Single Operator Observational Study of Incidence of Pocket Site Infection and Safety of Absorbable Sutures for Pocket Closure of Cardiac Implantable Electronic Devices

Register or Login to View PDF Permissions
Permissions× For commercial reprint enquiries please contact Springer Healthcare:

For permissions and non-commercial reprint enquiries, please visit to start a request.

For author reprints, please email
Information image
Average (ratings)
No ratings
Your rating

Published online:

Correspondence Details:Lt Col Inderjeet Singh Monga, Classified Specialist (Medicine and Cardiology), Command Hospital (Western Command) Chandimandir, Panchkula, India. E:

Open Access:

This work is open access under the CC-BY-NC 4.0 License which allows users to copy, redistribute and make derivative works for non-commercial purposes, provided the original work is cited correctly.

Aim: To present one operator’s 4-year experience on the safety of pocket closure using single absorbable subcuticular suture Vicryl 2-0 at various armed forces and civilian centres.

Methods: This is a single operator observational study. Between January 2017 and December 2020, a total of 365 patients underwent device implantation for various indications at different hospital of armed forces and civil by the author.

Results: All 365 cases underwent pocket closure using three layers of single continuous absorbable subcuticular suture with Vicryl 2-0 in 364 (99.7%) and Monocryl 2-0 in 1 (0.27%) patient. CIED distribution was: AICD single chamber-34 (24.5%), PPI single chamber-131 (35.9%), AICD dual chamber-13 (3.6%), PPI dual chamber-130 (35.6%), CRT P/D-3 (0.8%), AICD PGR-9 (2.5%), CRT PGR-4 (1.1%) and PPI PGR 41 (11.2%). There were 52 (14.2%) patients on dual antiplatelet therapy (DAPT) and nine (2.46%) patients on oral anticoagulants. Ages ranged from 4 years to 92 years (average age 66 ± 1.6 years). 128 patients (35%) were female and 227 (65%) were male. 124 patients (33.9%) were diabetic. All patients received minimum 5 days in-hospital IV antibiotics and 96.7% patients were discharged on day 5 post-op. Average in-hospital stay was 5.7 days.

Twelve (3.28%) patients developed pocket site infection with no mortality. In four patients, infection was superficial not communicating with pocket. It healed with prolonged antibiotics for 1 extra week. Eight (66.7%) of these patients underwent device re-implantation subpectoral on same side with help of reconstructive surgeon and five (62.5%) devices were salvaged. Thus three (0.82%) patients required device explantation and procedure completed from contralateral side same day. All three patients were females in physically active age group. Two (66.67%) of these were diabetic, while one (33.33%) was on DAPT. In comparison only one patient who underwent pocket closure using Moncryl 2-0 was explanted.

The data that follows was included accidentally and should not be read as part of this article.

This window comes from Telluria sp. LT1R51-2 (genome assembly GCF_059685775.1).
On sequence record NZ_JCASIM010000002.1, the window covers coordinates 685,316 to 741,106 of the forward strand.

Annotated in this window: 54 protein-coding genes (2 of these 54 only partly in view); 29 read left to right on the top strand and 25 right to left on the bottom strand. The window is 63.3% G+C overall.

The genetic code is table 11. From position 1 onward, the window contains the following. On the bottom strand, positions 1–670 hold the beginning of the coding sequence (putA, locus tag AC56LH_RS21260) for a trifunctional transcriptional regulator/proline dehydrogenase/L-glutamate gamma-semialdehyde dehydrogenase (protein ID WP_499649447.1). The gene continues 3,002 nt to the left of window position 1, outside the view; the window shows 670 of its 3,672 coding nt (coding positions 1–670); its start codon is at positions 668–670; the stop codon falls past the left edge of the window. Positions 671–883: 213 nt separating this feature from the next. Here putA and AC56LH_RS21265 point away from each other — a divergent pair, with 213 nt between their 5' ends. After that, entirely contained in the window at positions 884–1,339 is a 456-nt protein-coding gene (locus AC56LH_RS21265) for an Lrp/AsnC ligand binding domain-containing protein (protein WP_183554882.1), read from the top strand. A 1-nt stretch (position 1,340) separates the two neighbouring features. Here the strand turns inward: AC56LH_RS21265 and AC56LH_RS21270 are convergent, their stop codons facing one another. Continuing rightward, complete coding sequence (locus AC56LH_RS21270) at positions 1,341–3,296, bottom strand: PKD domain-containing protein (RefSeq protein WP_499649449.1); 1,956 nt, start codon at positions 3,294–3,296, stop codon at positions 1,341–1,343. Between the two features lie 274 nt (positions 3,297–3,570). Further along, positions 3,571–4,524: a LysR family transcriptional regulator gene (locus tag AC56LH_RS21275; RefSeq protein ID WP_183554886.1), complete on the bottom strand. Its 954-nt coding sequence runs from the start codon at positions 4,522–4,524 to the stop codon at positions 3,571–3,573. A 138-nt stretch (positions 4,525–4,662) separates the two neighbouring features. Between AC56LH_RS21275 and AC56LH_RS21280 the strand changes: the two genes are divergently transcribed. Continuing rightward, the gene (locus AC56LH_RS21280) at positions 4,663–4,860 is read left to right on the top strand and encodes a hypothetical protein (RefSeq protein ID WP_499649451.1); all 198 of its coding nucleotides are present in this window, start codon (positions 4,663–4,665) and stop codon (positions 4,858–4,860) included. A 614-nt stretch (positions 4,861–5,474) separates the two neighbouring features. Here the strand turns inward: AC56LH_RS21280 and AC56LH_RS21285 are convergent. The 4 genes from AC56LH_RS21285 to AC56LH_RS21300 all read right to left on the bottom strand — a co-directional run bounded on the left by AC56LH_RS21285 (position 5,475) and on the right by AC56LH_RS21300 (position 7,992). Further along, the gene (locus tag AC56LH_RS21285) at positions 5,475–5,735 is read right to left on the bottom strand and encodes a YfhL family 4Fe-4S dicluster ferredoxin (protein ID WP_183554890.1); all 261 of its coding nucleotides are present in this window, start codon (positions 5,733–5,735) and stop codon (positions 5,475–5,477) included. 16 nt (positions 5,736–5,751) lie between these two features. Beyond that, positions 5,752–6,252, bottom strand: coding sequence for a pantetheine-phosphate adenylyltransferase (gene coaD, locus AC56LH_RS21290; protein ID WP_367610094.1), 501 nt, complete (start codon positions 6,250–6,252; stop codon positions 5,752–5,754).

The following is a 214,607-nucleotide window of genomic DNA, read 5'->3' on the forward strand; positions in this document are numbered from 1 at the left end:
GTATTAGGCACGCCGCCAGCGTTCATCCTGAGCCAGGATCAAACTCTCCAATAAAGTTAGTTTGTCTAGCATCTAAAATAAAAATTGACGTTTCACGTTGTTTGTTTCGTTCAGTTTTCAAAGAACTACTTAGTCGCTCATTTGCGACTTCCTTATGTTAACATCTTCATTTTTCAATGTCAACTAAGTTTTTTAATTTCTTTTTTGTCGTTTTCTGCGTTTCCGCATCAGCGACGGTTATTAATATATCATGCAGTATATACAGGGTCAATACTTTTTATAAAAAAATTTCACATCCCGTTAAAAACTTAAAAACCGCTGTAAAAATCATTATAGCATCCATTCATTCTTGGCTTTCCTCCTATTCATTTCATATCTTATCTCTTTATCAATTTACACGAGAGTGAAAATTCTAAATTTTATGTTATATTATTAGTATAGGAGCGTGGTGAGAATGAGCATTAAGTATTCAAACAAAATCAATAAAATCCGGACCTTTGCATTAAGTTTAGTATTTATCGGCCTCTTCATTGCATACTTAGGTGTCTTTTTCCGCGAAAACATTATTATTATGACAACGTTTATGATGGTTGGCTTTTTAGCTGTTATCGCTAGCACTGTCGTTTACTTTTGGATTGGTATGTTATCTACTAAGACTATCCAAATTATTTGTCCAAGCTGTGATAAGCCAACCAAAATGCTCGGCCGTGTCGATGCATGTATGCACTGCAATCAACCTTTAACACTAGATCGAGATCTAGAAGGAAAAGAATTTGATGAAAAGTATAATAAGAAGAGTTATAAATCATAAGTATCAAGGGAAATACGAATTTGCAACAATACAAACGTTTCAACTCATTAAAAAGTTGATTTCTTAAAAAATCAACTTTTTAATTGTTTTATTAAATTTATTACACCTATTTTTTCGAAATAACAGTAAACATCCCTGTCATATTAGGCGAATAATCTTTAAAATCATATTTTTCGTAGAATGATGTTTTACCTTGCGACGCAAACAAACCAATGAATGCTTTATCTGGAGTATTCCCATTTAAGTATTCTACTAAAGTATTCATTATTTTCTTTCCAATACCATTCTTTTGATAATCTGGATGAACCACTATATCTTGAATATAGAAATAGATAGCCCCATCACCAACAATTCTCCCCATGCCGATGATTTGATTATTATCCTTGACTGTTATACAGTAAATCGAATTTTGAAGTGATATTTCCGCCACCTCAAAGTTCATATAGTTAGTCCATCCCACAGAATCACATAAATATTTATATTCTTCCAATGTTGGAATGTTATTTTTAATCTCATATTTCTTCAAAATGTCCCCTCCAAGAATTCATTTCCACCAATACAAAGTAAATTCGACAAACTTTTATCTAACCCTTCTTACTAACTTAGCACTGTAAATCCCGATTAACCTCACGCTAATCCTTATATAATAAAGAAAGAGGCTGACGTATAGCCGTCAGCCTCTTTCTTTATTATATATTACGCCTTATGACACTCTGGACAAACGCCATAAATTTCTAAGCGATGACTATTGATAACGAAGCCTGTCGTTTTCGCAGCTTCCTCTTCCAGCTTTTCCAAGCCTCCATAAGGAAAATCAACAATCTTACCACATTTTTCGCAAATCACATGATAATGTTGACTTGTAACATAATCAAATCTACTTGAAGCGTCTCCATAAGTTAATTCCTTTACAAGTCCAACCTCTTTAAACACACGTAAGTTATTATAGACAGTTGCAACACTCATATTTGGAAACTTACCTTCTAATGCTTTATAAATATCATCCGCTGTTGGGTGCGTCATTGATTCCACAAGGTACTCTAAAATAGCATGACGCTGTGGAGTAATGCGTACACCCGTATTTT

Conclusion: Pocket closure using three layers of single continuous absorbable subcuticular suture Vicryl 2-0 has been found to be very safe and effective modality for pocket closure and also helps in reducing pocket infection. In our experience after using this suture device, explantation rate was only 0.55% and device healing success rate was 99.45%. It is convenient for the patients too, as total duration of in-hospital stay as well as post discharge visits are reduced significantly. It also gives an aesthetic look which is especially appealing in young females. Monocryl 2-0 has not been found to be a good alternative as device explantation rate using this suture was 100%. We also found that device salvage therapy using subpectoral pocket and negative pressure wound therapy by reconstructive surgeons has shown a success rate of 62.5%.

Other Advantages – Aesthetic Look and Reduced Hospital Stay

Article image

Comparison with Other Methods

Article image